Photo By David Robert

“Courtney Thomas—they call me C,” he says when asked his name. He shines shoes at Downtown Barber Shop, 745 S. Virginia St., next door to the Ahora newspaper office.

How long have you been doing this?

Three years.

At this same location?

No, I started out at Mission Car Wash … and I built quite a clientele out there. They liked it because it was a comfortable place where they could come relax, get their car done, get their nails done, and wait on their car to get done. They would [also] walk in and drop off because I had drop-off service.

When did you learn the craft?

My father was a minister and a mortician [in Detroit]. He used to set his shoes in the hall and that meant, “Do them.” Then I got my first pair of black shoes, and I loved them because they always bought you brown shoes when you were a kid. He gave me a shoe box and some polish, and I kept them up pretty well when I had to go somewhere or something, so that’s how I kind of started out. I always felt that any man in business—any man, period, going anywhere, no matter what he does, from a common working man to a lawyer to the doctor to the senator to the judge should look decent with his attire. That’s how I feel about it.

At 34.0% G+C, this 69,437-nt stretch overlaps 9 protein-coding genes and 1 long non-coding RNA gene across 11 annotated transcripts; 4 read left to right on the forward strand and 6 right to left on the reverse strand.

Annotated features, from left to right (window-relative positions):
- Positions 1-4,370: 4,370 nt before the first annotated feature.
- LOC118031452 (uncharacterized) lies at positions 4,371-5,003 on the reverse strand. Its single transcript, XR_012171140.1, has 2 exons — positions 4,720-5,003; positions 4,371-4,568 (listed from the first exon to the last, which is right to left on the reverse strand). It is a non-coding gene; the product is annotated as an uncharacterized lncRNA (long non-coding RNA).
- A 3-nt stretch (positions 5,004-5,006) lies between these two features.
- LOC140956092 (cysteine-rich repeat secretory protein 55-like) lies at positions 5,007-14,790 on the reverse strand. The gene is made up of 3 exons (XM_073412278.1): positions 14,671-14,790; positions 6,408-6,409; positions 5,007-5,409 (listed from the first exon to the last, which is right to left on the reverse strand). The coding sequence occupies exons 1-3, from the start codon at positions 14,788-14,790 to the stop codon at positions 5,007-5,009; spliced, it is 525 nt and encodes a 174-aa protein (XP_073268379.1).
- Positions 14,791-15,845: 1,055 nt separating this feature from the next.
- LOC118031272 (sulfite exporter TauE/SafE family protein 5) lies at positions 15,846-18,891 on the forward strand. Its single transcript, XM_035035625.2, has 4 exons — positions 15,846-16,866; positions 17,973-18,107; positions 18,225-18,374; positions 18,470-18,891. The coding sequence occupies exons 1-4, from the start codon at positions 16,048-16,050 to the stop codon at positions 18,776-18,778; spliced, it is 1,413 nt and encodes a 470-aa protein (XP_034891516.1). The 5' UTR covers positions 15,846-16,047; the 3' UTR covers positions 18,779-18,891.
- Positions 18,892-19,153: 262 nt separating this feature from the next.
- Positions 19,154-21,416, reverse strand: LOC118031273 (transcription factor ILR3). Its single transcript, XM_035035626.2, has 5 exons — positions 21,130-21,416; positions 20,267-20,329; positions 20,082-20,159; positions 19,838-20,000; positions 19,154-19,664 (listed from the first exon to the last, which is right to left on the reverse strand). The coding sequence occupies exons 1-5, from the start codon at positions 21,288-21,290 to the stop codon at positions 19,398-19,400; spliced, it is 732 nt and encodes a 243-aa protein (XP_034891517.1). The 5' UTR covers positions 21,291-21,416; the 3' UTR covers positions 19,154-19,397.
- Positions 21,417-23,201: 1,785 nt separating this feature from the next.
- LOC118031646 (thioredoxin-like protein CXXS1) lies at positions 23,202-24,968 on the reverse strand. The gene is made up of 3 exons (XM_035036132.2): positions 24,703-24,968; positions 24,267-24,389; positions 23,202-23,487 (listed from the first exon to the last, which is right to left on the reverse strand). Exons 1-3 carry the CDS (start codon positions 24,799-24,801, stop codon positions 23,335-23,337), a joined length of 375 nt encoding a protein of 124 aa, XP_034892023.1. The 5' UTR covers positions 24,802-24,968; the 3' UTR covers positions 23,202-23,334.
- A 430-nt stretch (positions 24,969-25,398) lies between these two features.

You can make a living doing this?

Well, you can do pretty fair. I mean, you’re not going to get rich, but you know, I’m retired, so it gives me something to do.

You don’t look—

I’ll be 54 this year.

How long has this barber shop been here on South Virginia?

I think a year sometime this month because they burned out of the Mizpah.

How did you connect with them?

Well, I left Mission Car Wash because they sold it, and I was looking for a place to go. And I called, and I said, “Well, how about if you guys have a shoe shine guy there?” They said, “Sure, come on down.” So I met Carl Pennington and Neal Burnell and Andrew Campbell Moss, and they welcomed me. We thought it would be a good setting where you could come and get your hair cut and get your shoes done, and I do everything leather. It kind of fit in when I met these guys. They welcomed me, they embraced me to come.

Did any of your old customers find you here?

A lot of them have come. And some of them I haven’t seen in a while, I guess, but they’re out on that end of town. But I called all of them to let them know that I had relocated.

Do you ever get unusual requests, colors, say?

I dye, condition, and bring back color change. But I do everything leather, from a horse saddle to a leather coat. I dye, recondition and bring them back to life.

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Dennis Myers

Dennis Myers was the news editor of the Reno News & Review. He was a journalist for more than four decades. In 1987-88 he was chief deputy secretary of state of Nevada. He was coauthor of Uniquely...